Wednesday, August 22, 2018


Aksaray Square, Fatih - Istanbul - Turkey

GPS : 41°00'37.0"N 28°57'10.0"E / 41.010278, 28.952778


The Pertevniyal Valide Sultan Mosque, also known as the Aksaray Valide Mosque (Turkish: Pertevniyal Valide Sultan Camii, Aksaray Valide Sultan Camii), is an Ottoman imperial mosque in Istanbul, Turkey. It is located at the intersection of Ordu Street and Atatürk Boulevard in the Aksaray neighborhood. It is located next to Pertevniyal High School (Turkish: Pertevniyal Lisesi) which was also built by the order of Sultana Pertevniyal in 1872.

One of the last mosques built in Istanbul during the Ottoman Empire, the Pertevniyal Valide Sultan Mosque was built for the Sultana Pertevniyal, wife of Sultan Mahmud II and mother of Sultan Abdülaziz. It was designed by the Italian architect Montani. The construction work began in November 1869, and the mosque was finished in 1871.

The complex, which comprises several buildings around a central mosque (külliye), was commissioned by Pertevniyal Valide Sultan and consists of a mosque, a tomb, a sabil, a public fountain, a clock-room where timepieces for calculating prayer times accurately on a daily basis were kept, a library, and a theological school (madrasa). The mosque is a single-domed, square prayer hall, following the traditional plan. In front of its strongly vertical mass is an additional two-storey building that comprises the portico for latecomers, men's and women's areas, the sultan's loge and various rooms.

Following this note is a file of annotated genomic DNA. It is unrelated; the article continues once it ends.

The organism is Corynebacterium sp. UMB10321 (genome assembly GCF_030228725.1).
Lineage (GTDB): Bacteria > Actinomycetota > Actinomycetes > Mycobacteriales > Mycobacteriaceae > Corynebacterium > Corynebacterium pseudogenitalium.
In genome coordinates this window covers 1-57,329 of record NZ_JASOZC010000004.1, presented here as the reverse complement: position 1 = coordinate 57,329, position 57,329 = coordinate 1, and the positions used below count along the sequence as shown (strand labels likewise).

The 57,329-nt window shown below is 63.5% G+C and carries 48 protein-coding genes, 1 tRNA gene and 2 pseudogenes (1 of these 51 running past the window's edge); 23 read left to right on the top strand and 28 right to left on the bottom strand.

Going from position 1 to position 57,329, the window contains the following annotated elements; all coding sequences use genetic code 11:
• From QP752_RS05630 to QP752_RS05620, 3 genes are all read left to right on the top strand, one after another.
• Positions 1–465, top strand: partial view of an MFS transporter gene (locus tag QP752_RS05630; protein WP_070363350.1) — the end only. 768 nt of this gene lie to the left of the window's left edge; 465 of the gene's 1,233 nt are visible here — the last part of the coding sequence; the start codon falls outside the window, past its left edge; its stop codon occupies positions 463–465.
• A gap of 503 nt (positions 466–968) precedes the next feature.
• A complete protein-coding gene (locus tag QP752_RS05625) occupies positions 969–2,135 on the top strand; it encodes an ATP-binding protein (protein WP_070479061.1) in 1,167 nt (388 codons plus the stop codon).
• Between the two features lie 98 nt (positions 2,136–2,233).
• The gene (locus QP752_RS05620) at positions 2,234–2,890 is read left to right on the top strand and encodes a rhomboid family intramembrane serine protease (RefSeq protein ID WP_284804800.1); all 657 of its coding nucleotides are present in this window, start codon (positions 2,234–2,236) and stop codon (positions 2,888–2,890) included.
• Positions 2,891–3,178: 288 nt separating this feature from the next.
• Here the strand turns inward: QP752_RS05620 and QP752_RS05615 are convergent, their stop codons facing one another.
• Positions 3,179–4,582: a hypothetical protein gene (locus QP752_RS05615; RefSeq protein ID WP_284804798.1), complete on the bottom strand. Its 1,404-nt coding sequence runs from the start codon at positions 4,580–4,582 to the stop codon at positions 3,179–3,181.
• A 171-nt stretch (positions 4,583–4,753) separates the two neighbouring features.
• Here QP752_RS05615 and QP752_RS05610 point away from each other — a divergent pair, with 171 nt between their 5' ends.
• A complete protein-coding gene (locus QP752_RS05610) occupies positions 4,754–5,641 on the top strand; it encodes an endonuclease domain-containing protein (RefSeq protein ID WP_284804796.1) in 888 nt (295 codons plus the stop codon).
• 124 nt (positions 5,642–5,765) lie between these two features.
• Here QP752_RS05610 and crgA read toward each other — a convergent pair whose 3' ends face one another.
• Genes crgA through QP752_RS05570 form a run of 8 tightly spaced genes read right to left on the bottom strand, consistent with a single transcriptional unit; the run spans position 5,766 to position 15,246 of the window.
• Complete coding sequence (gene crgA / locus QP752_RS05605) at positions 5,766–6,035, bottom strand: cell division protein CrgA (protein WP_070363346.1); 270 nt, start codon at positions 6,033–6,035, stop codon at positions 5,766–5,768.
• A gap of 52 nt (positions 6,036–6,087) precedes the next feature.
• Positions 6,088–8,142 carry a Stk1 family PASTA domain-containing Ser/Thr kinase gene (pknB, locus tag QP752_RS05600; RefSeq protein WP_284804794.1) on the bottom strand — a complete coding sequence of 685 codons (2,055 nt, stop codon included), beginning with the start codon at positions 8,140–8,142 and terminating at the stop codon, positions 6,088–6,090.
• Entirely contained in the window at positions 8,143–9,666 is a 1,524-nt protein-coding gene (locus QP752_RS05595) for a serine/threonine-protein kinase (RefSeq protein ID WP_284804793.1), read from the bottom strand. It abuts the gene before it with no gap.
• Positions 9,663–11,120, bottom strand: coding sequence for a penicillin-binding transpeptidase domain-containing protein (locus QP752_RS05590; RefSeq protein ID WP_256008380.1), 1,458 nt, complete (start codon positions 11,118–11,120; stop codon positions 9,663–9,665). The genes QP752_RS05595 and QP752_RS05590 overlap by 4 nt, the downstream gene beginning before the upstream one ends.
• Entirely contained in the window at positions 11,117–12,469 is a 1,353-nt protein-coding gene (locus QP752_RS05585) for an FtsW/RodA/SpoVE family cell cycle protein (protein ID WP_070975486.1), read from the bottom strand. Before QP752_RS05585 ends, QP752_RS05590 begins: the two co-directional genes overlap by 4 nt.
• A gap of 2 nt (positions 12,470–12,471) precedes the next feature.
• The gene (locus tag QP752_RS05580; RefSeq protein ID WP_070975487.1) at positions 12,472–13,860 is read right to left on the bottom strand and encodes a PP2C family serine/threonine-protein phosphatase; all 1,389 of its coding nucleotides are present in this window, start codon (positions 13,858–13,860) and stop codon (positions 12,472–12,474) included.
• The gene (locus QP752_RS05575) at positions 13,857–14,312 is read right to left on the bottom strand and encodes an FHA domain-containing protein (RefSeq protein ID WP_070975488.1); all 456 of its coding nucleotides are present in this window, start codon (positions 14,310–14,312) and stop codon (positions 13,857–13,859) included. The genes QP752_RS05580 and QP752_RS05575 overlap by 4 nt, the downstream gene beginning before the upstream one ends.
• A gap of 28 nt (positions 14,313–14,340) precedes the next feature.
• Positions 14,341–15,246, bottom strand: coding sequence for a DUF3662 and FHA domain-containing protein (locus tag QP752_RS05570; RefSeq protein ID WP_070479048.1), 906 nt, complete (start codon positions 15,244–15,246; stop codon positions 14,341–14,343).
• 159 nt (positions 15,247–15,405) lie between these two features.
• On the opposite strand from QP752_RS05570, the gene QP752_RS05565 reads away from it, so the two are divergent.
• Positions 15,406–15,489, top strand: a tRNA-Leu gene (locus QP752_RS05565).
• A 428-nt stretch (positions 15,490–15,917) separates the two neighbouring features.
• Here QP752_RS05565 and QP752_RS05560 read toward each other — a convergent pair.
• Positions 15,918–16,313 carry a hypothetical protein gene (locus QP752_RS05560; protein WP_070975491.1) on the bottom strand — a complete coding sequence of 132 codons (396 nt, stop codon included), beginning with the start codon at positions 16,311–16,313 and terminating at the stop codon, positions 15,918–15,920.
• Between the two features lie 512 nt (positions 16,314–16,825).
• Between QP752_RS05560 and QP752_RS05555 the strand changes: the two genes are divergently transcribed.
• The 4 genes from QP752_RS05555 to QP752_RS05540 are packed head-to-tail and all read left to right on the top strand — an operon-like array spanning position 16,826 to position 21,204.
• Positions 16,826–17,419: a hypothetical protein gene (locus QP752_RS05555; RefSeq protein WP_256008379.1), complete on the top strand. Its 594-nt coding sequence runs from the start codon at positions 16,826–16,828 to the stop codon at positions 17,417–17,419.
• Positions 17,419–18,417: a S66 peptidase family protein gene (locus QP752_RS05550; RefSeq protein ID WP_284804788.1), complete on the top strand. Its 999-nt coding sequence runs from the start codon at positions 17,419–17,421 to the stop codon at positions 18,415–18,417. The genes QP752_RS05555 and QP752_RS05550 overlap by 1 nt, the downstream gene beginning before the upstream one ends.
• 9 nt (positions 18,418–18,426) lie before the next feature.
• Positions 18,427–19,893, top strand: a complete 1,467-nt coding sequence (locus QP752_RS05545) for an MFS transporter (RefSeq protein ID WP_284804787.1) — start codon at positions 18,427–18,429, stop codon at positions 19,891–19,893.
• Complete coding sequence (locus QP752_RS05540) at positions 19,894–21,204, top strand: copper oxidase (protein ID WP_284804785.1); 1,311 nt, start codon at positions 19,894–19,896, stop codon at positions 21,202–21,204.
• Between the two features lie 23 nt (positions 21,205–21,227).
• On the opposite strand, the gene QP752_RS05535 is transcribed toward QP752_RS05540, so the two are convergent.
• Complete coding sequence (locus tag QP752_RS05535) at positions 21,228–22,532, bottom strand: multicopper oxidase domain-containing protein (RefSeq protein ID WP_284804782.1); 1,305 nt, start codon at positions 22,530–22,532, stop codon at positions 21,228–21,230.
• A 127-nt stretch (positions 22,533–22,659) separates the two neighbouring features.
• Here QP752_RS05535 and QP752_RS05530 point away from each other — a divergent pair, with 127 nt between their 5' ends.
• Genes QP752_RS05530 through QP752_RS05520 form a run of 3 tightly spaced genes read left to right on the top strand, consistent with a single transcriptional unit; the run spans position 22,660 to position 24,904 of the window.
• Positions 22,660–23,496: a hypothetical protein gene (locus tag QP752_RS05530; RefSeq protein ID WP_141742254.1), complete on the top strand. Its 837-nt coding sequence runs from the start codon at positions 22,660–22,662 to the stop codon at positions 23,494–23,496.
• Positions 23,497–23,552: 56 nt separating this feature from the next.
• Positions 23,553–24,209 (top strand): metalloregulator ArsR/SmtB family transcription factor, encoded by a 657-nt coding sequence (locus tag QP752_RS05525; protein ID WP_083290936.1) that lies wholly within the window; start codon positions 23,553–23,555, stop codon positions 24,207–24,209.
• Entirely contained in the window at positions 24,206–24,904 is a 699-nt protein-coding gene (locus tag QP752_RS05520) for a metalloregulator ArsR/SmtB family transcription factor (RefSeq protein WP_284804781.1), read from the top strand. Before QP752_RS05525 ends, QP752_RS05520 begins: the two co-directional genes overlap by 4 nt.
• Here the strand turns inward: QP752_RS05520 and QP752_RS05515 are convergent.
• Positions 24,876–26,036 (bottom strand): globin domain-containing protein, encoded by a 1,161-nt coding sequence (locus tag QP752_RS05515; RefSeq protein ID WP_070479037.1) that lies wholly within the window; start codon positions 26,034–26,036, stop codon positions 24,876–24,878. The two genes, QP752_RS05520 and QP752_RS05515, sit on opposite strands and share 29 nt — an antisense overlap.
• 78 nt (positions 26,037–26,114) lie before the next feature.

Attached to this additional building, separate from the main body of the mosque, are two minarets, each with a single balcony. The square prayer hall measures 10 m x 10 m and is extended with arches on four sides. The mosque's east, west and south façades are all emphasised with turrets and the outward projections of their central sections are each crowned with a triangular pediment. Each section has two rows of three windows. The dome, separated from the walls and brought inward, is supported on a high, 12-sided drum.

The Valide Mosque is located on the north-west side of Aksaray Square in Fatih. The Valide Mosque stands at the very beginning of the Atatürk Boulevard, at the crossroads of the Aksaray Square. It was built at the behest of Sultan Abdülaziz's (1861-1876) mother, Pertevniyal Valide Sultan, between 1869-1871 and was designed by the architect, Sarkis Balyan. It is also known that Agop Balyan made a contribution to the project. It is claimed by some sources that the architecture of the mosque was Montani, an Italian architect.